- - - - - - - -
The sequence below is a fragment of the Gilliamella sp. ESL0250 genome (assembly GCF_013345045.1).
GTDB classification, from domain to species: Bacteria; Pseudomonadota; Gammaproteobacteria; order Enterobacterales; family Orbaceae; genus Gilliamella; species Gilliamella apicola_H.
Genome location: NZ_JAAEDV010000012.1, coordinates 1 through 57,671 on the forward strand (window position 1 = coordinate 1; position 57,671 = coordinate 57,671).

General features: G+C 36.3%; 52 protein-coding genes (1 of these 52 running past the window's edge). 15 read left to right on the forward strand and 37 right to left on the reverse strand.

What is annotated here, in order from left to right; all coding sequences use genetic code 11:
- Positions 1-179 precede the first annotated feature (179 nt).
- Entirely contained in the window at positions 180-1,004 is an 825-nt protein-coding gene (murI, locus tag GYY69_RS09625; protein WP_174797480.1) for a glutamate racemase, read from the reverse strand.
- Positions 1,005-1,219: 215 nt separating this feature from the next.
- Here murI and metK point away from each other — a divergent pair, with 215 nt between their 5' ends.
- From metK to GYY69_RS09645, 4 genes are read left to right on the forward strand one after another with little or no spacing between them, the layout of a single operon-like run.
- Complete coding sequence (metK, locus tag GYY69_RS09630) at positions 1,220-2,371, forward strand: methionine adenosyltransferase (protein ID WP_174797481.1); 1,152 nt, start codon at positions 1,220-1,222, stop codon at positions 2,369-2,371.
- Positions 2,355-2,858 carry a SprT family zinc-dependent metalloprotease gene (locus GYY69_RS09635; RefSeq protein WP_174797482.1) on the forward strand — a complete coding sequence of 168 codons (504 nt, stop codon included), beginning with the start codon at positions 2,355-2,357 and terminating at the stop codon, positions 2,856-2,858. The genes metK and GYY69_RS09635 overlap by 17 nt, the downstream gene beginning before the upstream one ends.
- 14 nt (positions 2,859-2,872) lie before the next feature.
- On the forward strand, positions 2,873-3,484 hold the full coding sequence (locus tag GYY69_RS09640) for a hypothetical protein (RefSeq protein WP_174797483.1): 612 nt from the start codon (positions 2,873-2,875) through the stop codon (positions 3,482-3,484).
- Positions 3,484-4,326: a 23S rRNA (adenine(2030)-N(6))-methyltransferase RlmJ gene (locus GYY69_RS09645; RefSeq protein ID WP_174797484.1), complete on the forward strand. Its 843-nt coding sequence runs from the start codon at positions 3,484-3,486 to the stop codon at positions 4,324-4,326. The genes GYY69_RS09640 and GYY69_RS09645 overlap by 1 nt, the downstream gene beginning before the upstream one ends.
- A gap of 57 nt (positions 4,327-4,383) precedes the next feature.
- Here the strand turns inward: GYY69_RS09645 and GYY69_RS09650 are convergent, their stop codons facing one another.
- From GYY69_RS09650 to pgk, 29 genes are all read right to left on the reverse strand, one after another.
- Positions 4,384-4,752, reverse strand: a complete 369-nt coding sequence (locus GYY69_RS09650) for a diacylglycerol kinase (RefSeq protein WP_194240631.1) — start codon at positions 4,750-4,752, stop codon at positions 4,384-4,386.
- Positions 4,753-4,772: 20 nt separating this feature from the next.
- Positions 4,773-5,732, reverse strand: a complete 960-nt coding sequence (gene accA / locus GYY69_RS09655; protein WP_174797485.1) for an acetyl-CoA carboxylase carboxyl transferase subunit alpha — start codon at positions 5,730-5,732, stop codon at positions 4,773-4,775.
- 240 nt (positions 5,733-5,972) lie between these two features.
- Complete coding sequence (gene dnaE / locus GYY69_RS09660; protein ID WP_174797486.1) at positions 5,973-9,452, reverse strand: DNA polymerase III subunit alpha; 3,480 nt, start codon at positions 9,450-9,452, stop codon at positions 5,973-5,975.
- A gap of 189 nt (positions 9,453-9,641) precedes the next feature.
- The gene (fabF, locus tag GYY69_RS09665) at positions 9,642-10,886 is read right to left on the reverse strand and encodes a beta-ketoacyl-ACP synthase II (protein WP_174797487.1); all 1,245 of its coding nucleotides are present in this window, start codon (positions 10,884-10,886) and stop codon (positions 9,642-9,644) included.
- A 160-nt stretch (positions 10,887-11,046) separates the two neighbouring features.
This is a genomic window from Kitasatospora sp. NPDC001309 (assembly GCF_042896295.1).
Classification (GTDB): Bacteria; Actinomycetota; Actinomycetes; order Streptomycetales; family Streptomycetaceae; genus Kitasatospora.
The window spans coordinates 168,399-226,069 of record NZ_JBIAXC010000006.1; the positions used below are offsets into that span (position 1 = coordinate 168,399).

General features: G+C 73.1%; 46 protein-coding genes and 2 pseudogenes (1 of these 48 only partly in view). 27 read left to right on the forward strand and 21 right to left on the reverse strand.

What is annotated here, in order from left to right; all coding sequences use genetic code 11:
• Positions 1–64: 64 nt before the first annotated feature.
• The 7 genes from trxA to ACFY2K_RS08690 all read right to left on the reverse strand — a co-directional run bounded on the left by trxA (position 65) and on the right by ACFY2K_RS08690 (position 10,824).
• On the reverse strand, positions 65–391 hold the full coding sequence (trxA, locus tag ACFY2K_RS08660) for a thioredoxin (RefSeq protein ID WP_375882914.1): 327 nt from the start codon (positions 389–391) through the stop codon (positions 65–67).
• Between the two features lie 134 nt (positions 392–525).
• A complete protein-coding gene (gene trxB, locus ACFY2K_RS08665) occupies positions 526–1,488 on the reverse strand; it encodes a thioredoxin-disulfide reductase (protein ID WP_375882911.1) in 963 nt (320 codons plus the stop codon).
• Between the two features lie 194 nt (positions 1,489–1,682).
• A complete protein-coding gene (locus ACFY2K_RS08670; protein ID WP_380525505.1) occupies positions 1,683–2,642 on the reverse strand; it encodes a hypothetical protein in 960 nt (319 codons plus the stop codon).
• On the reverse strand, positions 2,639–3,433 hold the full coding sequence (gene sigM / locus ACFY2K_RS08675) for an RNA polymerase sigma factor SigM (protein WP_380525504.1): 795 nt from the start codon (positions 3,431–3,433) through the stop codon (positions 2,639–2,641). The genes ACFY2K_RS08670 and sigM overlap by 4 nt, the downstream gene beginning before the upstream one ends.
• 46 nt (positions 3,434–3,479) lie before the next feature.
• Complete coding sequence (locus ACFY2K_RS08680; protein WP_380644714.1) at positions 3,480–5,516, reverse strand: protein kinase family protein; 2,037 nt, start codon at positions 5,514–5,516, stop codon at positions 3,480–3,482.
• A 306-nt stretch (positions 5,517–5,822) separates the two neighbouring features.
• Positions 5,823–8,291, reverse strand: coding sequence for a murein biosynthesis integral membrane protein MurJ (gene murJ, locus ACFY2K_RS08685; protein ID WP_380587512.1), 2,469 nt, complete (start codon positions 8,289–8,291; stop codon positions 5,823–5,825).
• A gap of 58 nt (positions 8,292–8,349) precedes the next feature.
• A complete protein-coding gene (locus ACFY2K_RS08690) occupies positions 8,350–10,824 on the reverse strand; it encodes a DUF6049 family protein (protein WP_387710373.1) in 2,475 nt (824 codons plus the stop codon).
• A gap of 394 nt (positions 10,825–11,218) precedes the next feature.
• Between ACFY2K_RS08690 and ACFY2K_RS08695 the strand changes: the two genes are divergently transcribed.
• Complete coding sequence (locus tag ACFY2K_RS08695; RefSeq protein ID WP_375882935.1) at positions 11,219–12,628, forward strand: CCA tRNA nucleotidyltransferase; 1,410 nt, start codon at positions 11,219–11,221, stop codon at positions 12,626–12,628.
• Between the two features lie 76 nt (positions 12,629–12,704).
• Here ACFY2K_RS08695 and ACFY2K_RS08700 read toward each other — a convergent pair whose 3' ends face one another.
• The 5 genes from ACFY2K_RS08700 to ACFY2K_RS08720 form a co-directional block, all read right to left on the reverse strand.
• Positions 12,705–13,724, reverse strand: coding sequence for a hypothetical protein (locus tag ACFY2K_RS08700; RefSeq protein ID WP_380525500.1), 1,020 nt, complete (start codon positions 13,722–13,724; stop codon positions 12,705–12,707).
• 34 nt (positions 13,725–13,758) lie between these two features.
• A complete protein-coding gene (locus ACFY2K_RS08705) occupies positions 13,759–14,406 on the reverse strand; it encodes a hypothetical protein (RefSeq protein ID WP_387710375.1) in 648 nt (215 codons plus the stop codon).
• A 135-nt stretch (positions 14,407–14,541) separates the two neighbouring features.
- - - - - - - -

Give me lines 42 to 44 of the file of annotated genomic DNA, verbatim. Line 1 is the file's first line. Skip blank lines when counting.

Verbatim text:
• A 306-nt stretch (positions 5,517–5,822) separates the two neighbouring features.
• Positions 5,823–8,291, reverse strand: coding sequence for a murein biosynthesis integral membrane protein MurJ (gene murJ, locus ACFY2K_RS08685; protein ID WP_380587512.1), 2,469 nt, complete (start codon positions 8,289–8,291; stop codon positions 5,823–5,825).
• A gap of 58 nt (positions 8,292–8,349) precedes the next feature.